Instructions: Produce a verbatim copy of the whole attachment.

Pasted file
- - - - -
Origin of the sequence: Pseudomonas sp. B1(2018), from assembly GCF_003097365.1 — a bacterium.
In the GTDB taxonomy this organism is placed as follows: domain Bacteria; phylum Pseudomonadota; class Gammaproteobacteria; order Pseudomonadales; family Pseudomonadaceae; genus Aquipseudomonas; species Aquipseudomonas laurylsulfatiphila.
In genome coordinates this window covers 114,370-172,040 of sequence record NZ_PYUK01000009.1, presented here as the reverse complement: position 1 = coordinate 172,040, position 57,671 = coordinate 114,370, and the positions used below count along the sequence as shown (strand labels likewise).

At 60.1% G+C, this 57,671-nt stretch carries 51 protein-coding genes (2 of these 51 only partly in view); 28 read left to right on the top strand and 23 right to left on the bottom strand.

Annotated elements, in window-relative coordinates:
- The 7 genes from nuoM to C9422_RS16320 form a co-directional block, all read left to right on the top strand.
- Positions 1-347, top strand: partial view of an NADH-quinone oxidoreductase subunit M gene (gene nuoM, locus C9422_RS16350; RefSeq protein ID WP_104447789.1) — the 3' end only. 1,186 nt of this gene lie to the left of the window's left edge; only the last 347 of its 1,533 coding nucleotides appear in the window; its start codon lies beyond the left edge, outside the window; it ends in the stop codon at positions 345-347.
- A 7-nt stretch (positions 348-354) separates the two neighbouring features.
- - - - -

Origin of the sequence: Pseudomonas sp. B1(2018), from assembly GCF_003097365.1 — a bacterium.
In the GTDB taxonomy this organism is placed as follows: domain Bacteria; phylum Pseudomonadota; class Gammaproteobacteria; order Pseudomonadales; family Pseudomonadaceae; genus Aquipseudomonas; species Aquipseudomonas laurylsulfatiphila.
In genome coordinates this window covers 114,370-172,040 of sequence record NZ_PYUK01000009.1, presented here as the reverse complement: position 1 = coordinate 172,040, position 57,671 = coordinate 114,370, and the positions used below count along the sequence as shown (strand labels likewise).

At 60.1% G+C, this 57,671-nt stretch carries 51 protein-coding genes (2 of these 51 only partly in view); 28 read left to right on the top strand and 23 right to left on the bottom strand.

Annotated elements, in window-relative coordinates:
- The 7 genes from nuoM to C9422_RS16320 form a co-directional block, all read left to right on the top strand.
- Positions 1-347, top strand: partial view of an NADH-quinone oxidoreductase subunit M gene (gene nuoM, locus C9422_RS16350; RefSeq protein ID WP_104447789.1) — the 3' end only. 1,186 nt of this gene lie to the left of the window's left edge; only the last 347 of its 1,533 coding nucleotides appear in the window; its start codon lies beyond the left edge, outside the window; it ends in the stop codon at positions 345-347.
- A 7-nt stretch (positions 348-354) separates the two neighbouring features.